The National Curriculum for music aims for children to:
- perform, listen to, review and evaluate music
- be taught to sing, create and compose music
- recognise and discover how music is created, produced and communicated.
At Rowde Primary Academy, children gain a clear understanding of what music is through listening, singing, playing, appraising, and composing across a wide variety of historical periods, styles, traditions, and musical genres. We are committed to developing a curiosity for the subject, as well as an understanding and recognition of the validity and importance of all types of music, and an respect for the role that music may wish to be expressed in people’s lives. Through the Charanga scheme, we aim to ensure children understand the value and importance of music in the wider community and are able to use their musical skills, knowledge, and experiences to involve themselves in music, in a variety of different contexts. We recognise and value the place of music in society, in our understanding of (and engagement with) all cultures and beliefs, and in the power of music in expressing joy, faith, optimism and love. It therefore sits at the very heart of our values and our message of Learn – Grow – Love.
The music curriculum ensures children sing, listen, play, perform and evaluate. This is supported in the classroom through weekly lessons from the Charanga music scheme, as well as the singing assemblies, performances and concerts and teaching from specialist music teachers. The Charanga scheme has an integrated, practical, exploratory and child led approach to musical learning. The learning within this scheme is based on: listening and Appraising, musical Activities (including Creating and Exploring) and singing and Performing. While there are opportunities for children of all abilities to develop their skills and knowledge in each unit, the progression planned into the scheme of work means that the children are increasingly challenged as they move through the school. All musical learning in the scheme is based around the Interrelated Dimensions of Music; pulse, rhythm, pitch, tempo, dynamics, timbre, texture, structure and notation.
The elements of music are taught in the classroom lessons so that children are able to use some of the language of music to analyse it, and understand how it is made, played, appreciated and studied. In the classroom, children learn key aspects of music through cross-curricular links. They also learn how to compose, focusing on different scopes of music, which in turn feeds their understanding when listening, playing, or analysing music. Composing or performing using body percussion and vocal sounds is also part of the curriculum, which develops the understanding of musical elements without the added complexity of an instrument.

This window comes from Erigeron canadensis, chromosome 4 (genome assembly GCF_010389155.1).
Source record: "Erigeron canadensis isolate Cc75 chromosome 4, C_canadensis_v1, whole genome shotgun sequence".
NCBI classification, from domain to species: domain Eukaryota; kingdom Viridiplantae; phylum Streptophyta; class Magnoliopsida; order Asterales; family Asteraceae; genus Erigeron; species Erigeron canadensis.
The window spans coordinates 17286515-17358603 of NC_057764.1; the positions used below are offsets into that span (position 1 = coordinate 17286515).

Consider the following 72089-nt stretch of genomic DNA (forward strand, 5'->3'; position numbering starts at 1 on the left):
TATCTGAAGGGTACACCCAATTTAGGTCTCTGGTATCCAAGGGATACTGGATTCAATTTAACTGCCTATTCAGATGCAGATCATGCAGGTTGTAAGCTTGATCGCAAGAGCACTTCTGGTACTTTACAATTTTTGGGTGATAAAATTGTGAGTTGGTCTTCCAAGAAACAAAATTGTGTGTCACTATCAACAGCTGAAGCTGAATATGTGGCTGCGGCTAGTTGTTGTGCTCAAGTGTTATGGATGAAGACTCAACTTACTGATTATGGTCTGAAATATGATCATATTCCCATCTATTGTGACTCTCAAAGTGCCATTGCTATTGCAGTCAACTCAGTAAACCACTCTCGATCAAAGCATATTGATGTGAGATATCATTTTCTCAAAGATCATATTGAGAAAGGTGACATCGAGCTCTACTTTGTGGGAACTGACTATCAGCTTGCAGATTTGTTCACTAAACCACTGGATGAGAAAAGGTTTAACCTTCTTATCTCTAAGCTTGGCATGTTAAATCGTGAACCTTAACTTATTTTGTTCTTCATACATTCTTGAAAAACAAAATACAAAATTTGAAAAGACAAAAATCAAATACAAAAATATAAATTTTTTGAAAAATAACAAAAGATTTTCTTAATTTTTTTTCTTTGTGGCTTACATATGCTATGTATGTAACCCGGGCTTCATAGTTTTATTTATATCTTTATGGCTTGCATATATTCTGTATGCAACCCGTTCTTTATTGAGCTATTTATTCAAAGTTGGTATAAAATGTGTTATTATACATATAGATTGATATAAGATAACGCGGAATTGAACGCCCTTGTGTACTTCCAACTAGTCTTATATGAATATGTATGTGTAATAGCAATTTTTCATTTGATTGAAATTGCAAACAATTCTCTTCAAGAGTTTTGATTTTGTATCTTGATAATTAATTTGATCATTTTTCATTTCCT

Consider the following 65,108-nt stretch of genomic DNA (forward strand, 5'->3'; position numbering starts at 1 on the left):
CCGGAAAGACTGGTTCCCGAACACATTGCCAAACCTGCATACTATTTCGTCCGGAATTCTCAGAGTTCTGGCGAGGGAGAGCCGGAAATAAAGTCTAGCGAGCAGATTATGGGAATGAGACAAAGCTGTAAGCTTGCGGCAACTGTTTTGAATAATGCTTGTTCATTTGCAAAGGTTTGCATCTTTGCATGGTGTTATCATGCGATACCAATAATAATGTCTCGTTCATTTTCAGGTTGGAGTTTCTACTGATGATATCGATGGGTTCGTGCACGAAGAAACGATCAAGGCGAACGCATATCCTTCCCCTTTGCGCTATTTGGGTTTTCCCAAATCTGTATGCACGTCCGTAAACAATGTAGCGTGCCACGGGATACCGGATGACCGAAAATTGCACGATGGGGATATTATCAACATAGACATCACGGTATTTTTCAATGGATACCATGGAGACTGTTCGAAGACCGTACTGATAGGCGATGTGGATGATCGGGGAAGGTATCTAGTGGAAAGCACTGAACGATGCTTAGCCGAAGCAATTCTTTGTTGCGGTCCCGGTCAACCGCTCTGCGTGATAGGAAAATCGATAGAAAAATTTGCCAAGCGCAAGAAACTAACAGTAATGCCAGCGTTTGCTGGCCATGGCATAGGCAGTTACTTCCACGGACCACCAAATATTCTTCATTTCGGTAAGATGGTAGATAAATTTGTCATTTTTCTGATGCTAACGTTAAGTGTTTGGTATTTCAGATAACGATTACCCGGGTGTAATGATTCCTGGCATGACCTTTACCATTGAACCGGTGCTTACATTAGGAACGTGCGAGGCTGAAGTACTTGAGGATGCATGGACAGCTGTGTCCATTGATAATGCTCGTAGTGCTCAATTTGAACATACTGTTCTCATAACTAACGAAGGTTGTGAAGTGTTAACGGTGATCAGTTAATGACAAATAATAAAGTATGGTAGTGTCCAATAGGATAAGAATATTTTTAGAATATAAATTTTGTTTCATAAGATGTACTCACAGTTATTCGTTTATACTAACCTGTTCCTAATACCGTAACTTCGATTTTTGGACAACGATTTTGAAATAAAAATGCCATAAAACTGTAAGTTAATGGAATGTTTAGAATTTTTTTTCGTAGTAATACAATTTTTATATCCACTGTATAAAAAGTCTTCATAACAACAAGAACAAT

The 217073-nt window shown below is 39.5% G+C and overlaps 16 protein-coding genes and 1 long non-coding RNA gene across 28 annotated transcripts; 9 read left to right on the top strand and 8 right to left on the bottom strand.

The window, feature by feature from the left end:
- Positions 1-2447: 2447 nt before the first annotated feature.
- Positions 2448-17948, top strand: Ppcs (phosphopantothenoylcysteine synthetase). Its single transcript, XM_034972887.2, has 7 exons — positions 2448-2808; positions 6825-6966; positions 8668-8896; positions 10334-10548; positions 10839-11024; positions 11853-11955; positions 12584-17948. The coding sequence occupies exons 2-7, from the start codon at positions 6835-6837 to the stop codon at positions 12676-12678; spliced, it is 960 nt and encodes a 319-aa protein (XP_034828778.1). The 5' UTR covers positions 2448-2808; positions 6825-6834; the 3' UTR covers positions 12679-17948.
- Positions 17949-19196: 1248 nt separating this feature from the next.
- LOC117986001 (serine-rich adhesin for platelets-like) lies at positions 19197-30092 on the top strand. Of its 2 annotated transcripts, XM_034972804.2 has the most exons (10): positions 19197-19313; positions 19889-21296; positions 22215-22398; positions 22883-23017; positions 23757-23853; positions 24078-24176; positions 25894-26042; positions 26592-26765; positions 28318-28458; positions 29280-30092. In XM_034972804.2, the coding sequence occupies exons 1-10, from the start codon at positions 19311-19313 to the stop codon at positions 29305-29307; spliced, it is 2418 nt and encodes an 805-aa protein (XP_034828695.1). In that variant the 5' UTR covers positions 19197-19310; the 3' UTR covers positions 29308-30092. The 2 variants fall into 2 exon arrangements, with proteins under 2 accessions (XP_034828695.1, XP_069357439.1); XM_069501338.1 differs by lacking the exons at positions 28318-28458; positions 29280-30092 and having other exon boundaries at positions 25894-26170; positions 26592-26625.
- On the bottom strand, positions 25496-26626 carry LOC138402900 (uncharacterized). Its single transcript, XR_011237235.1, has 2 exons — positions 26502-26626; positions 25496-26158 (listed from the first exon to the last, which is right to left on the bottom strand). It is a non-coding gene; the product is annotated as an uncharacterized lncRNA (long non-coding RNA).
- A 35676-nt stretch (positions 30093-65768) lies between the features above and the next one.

Whilst in school, children have access to a varied programme through the Charanga scheme which is developed my music experts. The scheme is progressive, with knowledge and skills developed in every lesson of a unit and across year groups. This allows them to discover areas of strength, as well as areas they might like to improve upon. Children demonstrate their ability in music in a variety of different ways. Teachers will assess children’s work in music by making informal judgements as they observe them during lessons. Video recordings are made of musical performances for the children to use as self-assessment. On completion of a piece of work, the teacher will assess the work and give oral feedback. Older and more able pupils are encouraged to make judgements about how they can improve their own work. Individual class teachers will keep samples of children’s work in music for their own evidence. The Music Progression documents (KS1 and KS2) will enable teachers to assess whether children are working below, above or at the expected level at the end of each year.
The central nature of music and the learner creates an enormously rich palette from which a child may access central abilities such as: achievement, self-confidence, interaction with and awareness of others, and self-reflection. Music will also develop an understanding of culture and history, both in relation to children individually, as well as ethnicities from across the world. Children are able to enjoy music in as many ways as they choose – either as listener, designer or performer. They can analyse music and understand its parts. They can sing and feel a rhythm. They have an understanding of how to further develop talents less known to them, should they ever develop an interest in their lives.
We believe at Rowde in offering a wide range of individual music lessons and activities from peripatetic staff, and in participation in a wide range of external musical activities. It is school policy that these are not limited in availability or by ability to pay.